When you go through a lot of wine bottles, it's nice to stop and take a moment to notice the little details. Port bottles have always fascinated me. That little strip of paper under the capsule that most people ignore and throw aside is a quality guarantee seal issued by the Instituto dos Vinhos do Douro e Porto, an organization that classifies and scores Ports. Behind that little label is a fractured history of various groups in charge of Port rules, punctuated by wars and revolutions up to fairly recent decades. Just two years before I was born, the country went through the 1974 Carnation Revolution, when a military coup with massive public support overthrew the Caetano regime without bloodshed.
Can I say it enough times? Wine is history in a glass, and at this point we haven't even poured anything. We can still admire the frosted green glass and talk about how introducing iron oxide and chromium into the glass produces the color but also prevents dangerous wavelengths of light into the wine, but let's give it a sip...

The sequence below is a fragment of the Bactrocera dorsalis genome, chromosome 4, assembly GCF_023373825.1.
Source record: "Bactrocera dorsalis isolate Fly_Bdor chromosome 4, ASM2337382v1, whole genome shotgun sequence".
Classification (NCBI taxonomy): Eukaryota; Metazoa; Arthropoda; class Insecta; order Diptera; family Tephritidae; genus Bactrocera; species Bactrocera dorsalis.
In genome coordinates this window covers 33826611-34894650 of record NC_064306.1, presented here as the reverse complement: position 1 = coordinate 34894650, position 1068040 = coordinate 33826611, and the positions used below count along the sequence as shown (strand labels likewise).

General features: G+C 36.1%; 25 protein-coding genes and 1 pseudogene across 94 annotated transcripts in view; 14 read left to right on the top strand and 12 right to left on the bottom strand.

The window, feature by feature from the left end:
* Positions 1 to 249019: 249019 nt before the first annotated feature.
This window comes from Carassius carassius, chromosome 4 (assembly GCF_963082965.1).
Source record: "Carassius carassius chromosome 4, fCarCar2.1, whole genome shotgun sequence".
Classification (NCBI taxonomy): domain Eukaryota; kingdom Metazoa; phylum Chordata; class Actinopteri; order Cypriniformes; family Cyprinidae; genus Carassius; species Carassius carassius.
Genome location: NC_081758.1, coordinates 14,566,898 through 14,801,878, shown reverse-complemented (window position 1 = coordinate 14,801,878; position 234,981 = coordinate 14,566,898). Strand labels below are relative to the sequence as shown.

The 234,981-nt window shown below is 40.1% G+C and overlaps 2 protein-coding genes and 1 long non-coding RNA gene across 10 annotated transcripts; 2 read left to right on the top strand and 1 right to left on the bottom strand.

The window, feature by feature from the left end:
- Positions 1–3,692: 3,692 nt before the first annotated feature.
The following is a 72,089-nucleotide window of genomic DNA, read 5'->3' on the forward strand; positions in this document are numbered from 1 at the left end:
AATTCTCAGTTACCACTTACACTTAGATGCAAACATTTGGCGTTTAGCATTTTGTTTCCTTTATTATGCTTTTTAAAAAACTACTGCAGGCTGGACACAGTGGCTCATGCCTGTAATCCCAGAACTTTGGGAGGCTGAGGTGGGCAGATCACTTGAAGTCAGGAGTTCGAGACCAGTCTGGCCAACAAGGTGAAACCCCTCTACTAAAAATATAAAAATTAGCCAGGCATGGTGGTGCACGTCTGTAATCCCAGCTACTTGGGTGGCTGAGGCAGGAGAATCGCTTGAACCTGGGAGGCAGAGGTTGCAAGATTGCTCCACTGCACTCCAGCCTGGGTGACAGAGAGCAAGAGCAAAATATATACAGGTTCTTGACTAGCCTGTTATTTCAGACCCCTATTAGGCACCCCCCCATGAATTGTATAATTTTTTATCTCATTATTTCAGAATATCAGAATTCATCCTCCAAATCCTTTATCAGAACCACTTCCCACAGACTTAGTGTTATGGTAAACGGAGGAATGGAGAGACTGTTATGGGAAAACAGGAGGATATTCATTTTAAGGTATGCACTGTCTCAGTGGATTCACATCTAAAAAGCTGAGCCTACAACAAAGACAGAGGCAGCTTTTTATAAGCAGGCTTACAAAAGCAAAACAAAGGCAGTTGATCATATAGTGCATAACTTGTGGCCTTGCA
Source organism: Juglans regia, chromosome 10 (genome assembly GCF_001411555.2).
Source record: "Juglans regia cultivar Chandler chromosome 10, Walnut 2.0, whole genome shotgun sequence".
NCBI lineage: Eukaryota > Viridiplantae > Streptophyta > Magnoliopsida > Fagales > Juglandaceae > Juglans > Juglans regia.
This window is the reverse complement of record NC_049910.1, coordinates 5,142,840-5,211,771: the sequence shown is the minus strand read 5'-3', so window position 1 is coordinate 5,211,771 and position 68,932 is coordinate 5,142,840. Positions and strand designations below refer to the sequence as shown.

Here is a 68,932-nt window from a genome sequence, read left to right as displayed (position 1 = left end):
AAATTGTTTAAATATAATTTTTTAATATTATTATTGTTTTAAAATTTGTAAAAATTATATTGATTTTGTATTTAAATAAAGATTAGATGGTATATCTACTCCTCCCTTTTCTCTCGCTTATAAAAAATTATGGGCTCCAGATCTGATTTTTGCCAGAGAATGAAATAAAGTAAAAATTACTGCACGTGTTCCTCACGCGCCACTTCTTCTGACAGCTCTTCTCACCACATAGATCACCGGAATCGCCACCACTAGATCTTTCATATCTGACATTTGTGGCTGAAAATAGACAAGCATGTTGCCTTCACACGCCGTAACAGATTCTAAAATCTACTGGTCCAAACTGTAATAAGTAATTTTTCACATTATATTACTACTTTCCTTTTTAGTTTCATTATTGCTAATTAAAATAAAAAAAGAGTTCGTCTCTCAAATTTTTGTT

Sandeman Founders Reserve
Touriga Franca, Tinta Roriz, Tinta Amarela, Tinta Barroca, Tinto Cão
Aged 5 Years
$20, 20% abv.
Stewed fruit, luscious plum and fig aroma, bright blackberry flavors and a tart finish. Big fruit flavors all around but with a smooth and clean finish. The Founders Reserve is a good bargain, makes for a good gift, is easy to find, and is also quite enjoyable for someone who's just getting into Port. If you ever purchase cigars for someone for Christmas or a birthday, consider including a bottle of Port like this as well. It makes for a great combination.
There's many more details on the bottle, like the artwork and the signature from the Scottish founder (I covered that in a previous post). Not every bottle is this exciting or will drive you down fascinating pathways of art and history and science, but you never know unless you take a moment to pay attention to the little things.
Note: This Port was received as a sample.